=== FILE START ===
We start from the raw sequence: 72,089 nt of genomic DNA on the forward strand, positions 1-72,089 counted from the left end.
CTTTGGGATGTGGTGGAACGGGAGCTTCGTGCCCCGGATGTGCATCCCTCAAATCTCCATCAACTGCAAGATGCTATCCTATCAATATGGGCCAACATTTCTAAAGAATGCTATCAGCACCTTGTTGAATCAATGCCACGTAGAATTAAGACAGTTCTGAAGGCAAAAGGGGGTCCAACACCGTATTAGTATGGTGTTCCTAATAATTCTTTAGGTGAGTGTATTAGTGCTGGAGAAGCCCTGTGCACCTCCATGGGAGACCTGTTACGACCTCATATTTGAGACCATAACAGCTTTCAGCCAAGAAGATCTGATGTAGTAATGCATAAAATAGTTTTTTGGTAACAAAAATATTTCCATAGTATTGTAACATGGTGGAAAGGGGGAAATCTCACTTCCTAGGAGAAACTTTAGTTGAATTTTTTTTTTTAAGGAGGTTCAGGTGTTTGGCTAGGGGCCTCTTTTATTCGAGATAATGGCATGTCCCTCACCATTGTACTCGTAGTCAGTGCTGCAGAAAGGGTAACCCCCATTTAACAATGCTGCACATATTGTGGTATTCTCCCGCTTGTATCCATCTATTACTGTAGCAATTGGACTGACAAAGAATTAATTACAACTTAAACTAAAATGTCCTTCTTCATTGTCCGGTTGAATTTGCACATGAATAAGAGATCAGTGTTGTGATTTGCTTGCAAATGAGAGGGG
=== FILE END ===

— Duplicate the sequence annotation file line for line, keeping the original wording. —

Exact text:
We start from the raw sequence: 72,089 nt of genomic DNA on the forward strand, positions 1-72,089 counted from the left end.
CTTTGGGATGTGGTGGAACGGGAGCTTCGTGCCCCGGATGTGCATCCCTCAAATCTCCATCAACTGCAAGATGCTATCCTATCAATATGGGCCAACATTTCTAAAGAATGCTATCAGCACCTTGTTGAATCAATGCCACGTAGAATTAAGACAGTTCTGAAGGCAAAAGGGGGTCCAACACCGTATTAGTATGGTGTTCCTAATAATTCTTTAGGTGAGTGTATTAGTGCTGGAGAAGCCCTGTGCACCTCCATGGGAGACCTGTTACGACCTCATATTTGAGACCATAACAGCTTTCAGCCAAGAAGATCTGATGTAGTAATGCATAAAATAGTTTTTTGGTAACAAAAATATTTCCATAGTATTGTAACATGGTGGAAAGGGGGAAATCTCACTTCCTAGGAGAAACTTTAGTTGAATTTTTTTTTTTAAGGAGGTTCAGGTGTTTGGCTAGGGGCCTCTTTTATTCGAGATAATGGCATGTCCCTCACCATTGTACTCGTAGTCAGTGCTGCAGAAAGGGTAACCCCCATTTAACAATGCTGCACATATTGTGGTATTCTCCCGCTTGTATCCATCTATTACTGTAGCAATTGGACTGACAAAGAATTAATTACAACTTAAACTAAAATGTCCTTCTTCATTGTCCGGTTGAATTTGCACATGAATAAGAGATCAGTGTTGTGATTTGCTTGCAAATGAGAGGGG